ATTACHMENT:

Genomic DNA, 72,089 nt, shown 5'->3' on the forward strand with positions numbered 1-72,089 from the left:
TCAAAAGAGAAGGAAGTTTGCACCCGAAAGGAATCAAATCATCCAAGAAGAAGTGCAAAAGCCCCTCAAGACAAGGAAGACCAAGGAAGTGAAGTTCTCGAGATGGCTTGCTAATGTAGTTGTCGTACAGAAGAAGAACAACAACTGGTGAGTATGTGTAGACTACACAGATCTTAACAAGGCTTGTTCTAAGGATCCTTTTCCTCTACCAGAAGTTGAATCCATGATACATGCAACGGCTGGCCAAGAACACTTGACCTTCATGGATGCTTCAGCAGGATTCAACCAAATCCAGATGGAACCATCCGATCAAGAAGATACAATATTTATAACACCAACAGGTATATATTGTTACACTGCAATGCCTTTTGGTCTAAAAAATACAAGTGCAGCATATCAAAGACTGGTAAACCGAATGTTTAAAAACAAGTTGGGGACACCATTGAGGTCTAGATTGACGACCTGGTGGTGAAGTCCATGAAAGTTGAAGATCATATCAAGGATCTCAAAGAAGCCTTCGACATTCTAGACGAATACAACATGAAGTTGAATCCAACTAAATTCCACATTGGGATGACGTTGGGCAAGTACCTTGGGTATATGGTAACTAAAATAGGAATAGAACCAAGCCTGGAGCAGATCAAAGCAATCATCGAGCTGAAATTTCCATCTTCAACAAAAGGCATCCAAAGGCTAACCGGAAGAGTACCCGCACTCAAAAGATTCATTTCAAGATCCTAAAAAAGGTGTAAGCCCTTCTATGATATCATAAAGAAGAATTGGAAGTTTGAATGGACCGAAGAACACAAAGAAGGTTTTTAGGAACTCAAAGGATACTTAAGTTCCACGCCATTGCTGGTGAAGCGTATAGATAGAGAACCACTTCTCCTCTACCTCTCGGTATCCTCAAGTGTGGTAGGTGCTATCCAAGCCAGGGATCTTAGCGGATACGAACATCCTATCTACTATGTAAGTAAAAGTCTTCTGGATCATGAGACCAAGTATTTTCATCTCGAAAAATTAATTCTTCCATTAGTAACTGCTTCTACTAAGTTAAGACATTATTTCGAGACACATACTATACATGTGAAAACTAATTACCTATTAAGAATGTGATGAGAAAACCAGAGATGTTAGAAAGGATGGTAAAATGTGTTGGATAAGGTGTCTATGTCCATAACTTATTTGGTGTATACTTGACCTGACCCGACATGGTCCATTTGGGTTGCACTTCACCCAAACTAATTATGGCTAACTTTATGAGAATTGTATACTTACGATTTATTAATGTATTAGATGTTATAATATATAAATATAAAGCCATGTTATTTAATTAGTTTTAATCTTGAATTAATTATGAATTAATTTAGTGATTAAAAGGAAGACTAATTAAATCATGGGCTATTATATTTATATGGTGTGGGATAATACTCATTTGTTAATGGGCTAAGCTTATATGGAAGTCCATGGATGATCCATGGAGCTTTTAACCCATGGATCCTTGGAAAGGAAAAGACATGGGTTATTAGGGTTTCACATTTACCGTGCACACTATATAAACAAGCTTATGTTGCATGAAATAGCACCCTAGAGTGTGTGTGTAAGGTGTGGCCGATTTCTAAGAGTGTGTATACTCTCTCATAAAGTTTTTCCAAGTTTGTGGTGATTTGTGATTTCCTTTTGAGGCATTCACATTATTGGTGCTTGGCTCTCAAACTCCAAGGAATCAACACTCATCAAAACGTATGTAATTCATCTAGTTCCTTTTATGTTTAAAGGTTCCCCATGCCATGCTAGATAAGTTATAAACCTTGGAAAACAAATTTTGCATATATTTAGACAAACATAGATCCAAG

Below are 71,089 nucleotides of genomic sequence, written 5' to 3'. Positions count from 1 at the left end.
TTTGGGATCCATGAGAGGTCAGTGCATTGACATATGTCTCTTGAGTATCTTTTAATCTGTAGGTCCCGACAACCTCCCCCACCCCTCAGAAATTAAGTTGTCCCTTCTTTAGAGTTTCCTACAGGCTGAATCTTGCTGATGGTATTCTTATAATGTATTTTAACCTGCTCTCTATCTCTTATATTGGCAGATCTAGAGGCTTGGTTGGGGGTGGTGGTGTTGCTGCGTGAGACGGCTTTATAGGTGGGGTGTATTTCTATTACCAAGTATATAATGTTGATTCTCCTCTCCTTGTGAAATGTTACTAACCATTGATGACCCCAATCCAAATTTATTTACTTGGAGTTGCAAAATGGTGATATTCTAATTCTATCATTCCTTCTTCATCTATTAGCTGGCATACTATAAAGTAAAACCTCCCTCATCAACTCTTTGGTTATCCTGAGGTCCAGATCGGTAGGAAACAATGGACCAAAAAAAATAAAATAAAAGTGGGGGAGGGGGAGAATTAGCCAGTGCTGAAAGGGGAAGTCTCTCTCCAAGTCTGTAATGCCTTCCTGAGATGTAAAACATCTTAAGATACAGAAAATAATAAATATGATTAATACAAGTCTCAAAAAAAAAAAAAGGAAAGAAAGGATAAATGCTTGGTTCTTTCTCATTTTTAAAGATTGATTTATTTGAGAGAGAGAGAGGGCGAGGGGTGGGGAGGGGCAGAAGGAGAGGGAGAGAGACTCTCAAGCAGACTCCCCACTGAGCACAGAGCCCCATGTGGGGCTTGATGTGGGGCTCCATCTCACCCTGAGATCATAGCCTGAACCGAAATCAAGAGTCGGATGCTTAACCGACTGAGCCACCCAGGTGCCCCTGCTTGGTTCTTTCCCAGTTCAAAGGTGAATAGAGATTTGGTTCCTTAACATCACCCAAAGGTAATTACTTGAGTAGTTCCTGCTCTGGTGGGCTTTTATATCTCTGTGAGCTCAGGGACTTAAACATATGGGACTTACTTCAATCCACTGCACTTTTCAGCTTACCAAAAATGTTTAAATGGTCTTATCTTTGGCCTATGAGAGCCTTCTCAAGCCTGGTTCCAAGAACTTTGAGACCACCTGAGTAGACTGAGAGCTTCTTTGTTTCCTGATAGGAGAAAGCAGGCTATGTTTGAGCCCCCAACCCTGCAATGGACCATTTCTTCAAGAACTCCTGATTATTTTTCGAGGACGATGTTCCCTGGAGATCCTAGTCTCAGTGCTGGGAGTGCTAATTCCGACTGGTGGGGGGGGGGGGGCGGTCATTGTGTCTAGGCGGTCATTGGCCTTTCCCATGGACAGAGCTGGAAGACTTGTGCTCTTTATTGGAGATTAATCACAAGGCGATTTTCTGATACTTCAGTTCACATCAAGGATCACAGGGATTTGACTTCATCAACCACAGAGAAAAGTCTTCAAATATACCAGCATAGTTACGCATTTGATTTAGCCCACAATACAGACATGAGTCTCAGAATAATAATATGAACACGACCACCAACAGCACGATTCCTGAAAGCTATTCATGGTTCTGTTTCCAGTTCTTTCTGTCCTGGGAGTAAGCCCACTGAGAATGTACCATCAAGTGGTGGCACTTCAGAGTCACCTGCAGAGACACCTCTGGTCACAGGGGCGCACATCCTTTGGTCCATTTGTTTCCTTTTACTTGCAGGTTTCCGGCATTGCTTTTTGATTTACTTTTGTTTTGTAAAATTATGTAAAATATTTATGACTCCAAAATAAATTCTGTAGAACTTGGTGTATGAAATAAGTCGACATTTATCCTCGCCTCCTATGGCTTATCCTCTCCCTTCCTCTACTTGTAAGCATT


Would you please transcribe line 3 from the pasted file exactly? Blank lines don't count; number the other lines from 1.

Below are 71,089 nucleotides of genomic sequence, written 5' to 3'. Positions count from 1 at the left end.